But…

Somewhere along the course of the past year I have… You guessed it…

I have found a NEW way to hate myself, yay!

I have been comfort eating and drinking more wine than I should. I eased up on myself gradually; allowing that extra glass of wine, that lunch out, that afternoon snack.

I noticed some weight creeping on…

My age 11 jeans were no longer comfortable. I, for the first time in years, had to shop in the adult sections and moved up to size 6.  (I can hear the pissed off groans now as people voice their scorn… Yes of course a size 6 is still small… but from my warped perspective I had failed.)

I am currently, in my opinion, carrying too much weight at 128lbs. I feel uncomfortable, unattractive and very unfit. I am breathless and overheated almost all the time.

Most of all I feel that I have let myself down. I feel disgust and shame about it.

I have been torturing myself by looking back at photos of when I was thinner… it is making me feel worse, like even more of a failure.

So… I need to finally address this.

Why do I hate myself?

Why do I find the concept of self-love so alien?

Why do I think I do not deserve inner peace, acceptance and happiness?

My self-hatred is deeply ingrained in me from an early age.

I can trace some of my unhappiness back to my childhood. Hang on, I can trace it all back there…  I never felt comfortable or relaxed as a kid. I toyed with some self-harm as a teen and made an unsuccessful suicide attempt at 17. I just didn’t want to be here.

I had what most people would consider a ‘good’ upbringing. I was never hungry, there was always food on the table, I was sent to very good schools. But there are other things a child needs beyond those.

I suspect I know where this self-hatred originates but to face that feels just too overwhelming.

What am I to do?

Will it ever change?

Do you hate me for writing this?

💋

Copyright, k1kat.com

All rights reserved.

My Demon


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This sums me up.

I have an insanely self-destructive nature. Always have had, for as long as I can remember.

I self-sabotage, self-harm, repeat mistakes whilst fully aware that I am doing so. I drive myself, (and people who care about me), crazy.

I have one massively self-destructive habit in particular that I simply cannot seem to shake off.

My Dark Demon.

I am aware of it; actually, it takes up far too much space in my head every waking, (and frequently dreaming), moment.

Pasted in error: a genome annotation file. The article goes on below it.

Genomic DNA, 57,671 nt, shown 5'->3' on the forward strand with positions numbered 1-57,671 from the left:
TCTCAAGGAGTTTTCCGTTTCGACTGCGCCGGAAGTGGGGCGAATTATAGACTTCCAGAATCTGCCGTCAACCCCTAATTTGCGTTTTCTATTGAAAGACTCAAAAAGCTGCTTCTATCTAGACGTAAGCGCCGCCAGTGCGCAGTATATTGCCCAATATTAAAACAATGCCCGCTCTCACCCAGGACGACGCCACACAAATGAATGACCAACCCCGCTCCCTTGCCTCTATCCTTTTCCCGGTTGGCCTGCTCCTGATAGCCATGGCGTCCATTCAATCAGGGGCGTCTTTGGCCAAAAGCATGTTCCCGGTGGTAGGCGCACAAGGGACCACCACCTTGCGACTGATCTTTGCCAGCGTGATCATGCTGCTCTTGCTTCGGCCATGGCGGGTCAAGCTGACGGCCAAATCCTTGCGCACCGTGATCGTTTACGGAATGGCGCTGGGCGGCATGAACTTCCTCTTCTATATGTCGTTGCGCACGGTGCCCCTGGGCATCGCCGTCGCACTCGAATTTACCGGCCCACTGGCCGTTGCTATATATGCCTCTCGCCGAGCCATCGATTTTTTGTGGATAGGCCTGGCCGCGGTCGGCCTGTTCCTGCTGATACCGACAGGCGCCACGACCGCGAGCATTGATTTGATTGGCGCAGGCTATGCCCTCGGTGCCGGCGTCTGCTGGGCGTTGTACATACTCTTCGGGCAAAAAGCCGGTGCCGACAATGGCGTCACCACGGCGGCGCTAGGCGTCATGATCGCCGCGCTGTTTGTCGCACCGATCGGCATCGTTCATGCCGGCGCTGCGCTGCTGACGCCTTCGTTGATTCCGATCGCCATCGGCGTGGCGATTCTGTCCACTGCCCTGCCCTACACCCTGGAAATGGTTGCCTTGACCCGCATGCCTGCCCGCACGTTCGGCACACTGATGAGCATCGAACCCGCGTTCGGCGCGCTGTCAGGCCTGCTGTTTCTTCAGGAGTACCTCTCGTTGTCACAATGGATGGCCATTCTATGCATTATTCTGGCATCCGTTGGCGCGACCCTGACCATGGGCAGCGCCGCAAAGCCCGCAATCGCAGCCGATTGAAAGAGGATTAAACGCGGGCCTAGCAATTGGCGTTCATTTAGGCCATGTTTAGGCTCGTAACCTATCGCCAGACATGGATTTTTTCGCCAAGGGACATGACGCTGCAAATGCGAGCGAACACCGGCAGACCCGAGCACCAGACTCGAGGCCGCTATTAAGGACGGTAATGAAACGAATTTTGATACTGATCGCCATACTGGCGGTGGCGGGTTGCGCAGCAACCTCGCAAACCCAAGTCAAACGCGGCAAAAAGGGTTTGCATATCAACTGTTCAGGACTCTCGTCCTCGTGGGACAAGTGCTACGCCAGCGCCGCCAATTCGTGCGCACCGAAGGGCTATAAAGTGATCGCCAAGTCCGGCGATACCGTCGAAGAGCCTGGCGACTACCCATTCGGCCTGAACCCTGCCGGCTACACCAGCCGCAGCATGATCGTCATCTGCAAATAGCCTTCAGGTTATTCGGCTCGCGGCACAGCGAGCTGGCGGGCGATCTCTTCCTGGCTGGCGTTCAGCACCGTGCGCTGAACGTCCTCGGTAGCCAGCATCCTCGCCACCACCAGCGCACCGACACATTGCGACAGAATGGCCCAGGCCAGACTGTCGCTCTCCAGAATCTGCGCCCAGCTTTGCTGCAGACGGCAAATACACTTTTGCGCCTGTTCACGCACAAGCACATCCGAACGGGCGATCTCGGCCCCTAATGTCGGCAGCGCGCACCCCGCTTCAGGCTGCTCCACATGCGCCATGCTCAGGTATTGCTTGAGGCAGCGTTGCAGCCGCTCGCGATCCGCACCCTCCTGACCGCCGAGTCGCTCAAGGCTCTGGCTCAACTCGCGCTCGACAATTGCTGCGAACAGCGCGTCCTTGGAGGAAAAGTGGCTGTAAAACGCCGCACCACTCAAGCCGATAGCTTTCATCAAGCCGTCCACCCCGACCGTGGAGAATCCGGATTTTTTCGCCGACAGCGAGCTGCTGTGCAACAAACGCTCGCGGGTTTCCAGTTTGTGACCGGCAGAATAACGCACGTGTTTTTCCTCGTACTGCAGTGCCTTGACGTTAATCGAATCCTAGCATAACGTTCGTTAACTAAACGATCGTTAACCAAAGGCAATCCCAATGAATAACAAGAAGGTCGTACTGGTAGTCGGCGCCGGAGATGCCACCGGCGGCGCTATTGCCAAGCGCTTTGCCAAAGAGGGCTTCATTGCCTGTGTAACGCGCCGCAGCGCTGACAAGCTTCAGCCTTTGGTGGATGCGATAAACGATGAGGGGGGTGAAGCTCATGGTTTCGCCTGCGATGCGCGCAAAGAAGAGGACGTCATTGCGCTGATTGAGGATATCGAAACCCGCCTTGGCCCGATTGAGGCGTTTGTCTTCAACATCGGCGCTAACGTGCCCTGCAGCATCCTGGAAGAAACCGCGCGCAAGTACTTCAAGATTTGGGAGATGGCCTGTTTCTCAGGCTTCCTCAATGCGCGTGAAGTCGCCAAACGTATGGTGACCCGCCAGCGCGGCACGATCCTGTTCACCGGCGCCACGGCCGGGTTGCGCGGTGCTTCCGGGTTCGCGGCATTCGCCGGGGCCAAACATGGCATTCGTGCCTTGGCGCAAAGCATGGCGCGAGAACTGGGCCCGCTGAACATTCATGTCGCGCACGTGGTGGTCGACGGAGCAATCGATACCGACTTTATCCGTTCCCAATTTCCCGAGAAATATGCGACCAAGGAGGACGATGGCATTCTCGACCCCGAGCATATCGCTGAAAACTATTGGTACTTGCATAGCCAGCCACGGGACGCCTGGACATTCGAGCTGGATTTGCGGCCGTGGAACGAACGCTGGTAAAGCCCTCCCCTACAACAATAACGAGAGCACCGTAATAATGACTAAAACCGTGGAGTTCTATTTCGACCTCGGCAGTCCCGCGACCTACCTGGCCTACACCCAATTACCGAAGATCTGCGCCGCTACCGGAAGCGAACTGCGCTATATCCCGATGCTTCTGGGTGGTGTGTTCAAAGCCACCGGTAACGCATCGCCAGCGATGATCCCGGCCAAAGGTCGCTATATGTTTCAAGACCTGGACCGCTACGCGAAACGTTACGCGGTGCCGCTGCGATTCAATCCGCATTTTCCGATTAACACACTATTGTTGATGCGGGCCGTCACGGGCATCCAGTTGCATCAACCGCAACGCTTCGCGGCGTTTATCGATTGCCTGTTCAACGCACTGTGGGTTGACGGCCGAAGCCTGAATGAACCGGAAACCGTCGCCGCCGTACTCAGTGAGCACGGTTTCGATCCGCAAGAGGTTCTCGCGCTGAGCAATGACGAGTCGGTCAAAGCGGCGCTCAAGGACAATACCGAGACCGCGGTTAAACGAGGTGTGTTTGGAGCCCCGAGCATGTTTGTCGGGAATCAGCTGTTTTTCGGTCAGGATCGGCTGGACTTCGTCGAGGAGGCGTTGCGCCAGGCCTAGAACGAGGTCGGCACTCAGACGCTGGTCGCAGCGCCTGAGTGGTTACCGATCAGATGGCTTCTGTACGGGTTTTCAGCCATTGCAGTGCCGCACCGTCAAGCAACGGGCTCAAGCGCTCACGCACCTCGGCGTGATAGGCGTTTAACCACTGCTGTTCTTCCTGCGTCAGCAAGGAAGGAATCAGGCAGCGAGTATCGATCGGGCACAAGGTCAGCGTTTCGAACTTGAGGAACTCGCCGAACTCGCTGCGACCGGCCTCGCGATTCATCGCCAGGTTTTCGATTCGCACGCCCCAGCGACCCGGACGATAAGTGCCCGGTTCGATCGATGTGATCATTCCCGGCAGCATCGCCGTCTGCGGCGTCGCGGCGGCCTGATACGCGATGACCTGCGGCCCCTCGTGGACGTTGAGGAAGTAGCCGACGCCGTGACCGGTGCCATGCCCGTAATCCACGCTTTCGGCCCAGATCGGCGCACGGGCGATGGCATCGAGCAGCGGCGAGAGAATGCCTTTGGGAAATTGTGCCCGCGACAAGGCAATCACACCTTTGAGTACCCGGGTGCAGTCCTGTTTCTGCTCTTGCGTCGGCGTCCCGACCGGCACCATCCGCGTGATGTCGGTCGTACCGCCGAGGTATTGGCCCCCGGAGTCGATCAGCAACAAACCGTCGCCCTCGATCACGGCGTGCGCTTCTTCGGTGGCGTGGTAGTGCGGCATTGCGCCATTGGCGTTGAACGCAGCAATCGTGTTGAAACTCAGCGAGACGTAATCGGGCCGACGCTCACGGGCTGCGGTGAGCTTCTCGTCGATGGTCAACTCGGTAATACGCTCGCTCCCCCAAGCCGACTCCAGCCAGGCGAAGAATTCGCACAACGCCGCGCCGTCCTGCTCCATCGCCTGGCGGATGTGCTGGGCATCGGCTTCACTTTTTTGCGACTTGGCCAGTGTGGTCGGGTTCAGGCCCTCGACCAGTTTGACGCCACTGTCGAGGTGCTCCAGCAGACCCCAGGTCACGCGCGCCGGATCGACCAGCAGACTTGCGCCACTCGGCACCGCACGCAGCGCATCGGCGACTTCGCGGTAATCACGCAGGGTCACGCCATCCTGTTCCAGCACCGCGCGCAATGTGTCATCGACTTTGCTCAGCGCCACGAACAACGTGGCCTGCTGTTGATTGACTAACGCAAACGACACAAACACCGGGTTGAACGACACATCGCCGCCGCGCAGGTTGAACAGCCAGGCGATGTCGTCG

I know I need to stop it. I need to confront it and deal with it.

It is detrimental to my health and well-being, emotionally, psychologically and physically.

I have tried to fix this on my own with zero success but I am loath to seek any help from outside.

Why? I do not know.

I tend to think I am a strong person with most aspects of life. I have overcome more than my fair share of adversity and survived.

I generally have this attitude to life:

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But this one thing lingers.

Sits on my shoulders and weighs me down.

I feel unable to find that power within myself. It feels impossible. Hopeless.

I know this week is not the week I will conquer this demon, but I truly hope I’ll get there… sooner rather than later.

💋

Copyright, 2015, k1kat.com
All rights reserved.

Writing this was meant to help me focus and work this out. Seems I have failed at that too!

Fighting Demons


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The wonderful bustythewench posted this image on her twitter feed and it struck a chord with me.

Regular readers of kittykatbitsandbobs will be all too knowledgeable, if not bored to death, about my demons and my ongoing struggle to slay them.

I will admit that they have been gaining strength of late and I am weighed down by the fatigue of fighting them.

What is worse perhaps, is that I am slowly abandoning hope that anything will ever truly change.

I cannot seem to break the patterns of behaviour and thinking that are detrimental to my mental, emotional and physical health.

I am fully aware of what I am doing wrong and yet I continue to do it! What’s the definition of insanity? Oh yes.. thanks Albert!

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Is it laziness stopping me from making changes?

Is it fear?

I am working on working this out…

But to anyone else reading this who is fighting demons, whatever form they take, I wish you strength, perseverance, resilience and most of all, hope.

If all else fails consider this…

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Keep surviving friends.

Ciao.

💋

Copyright, 2015, k1kat.com
All rights reserved.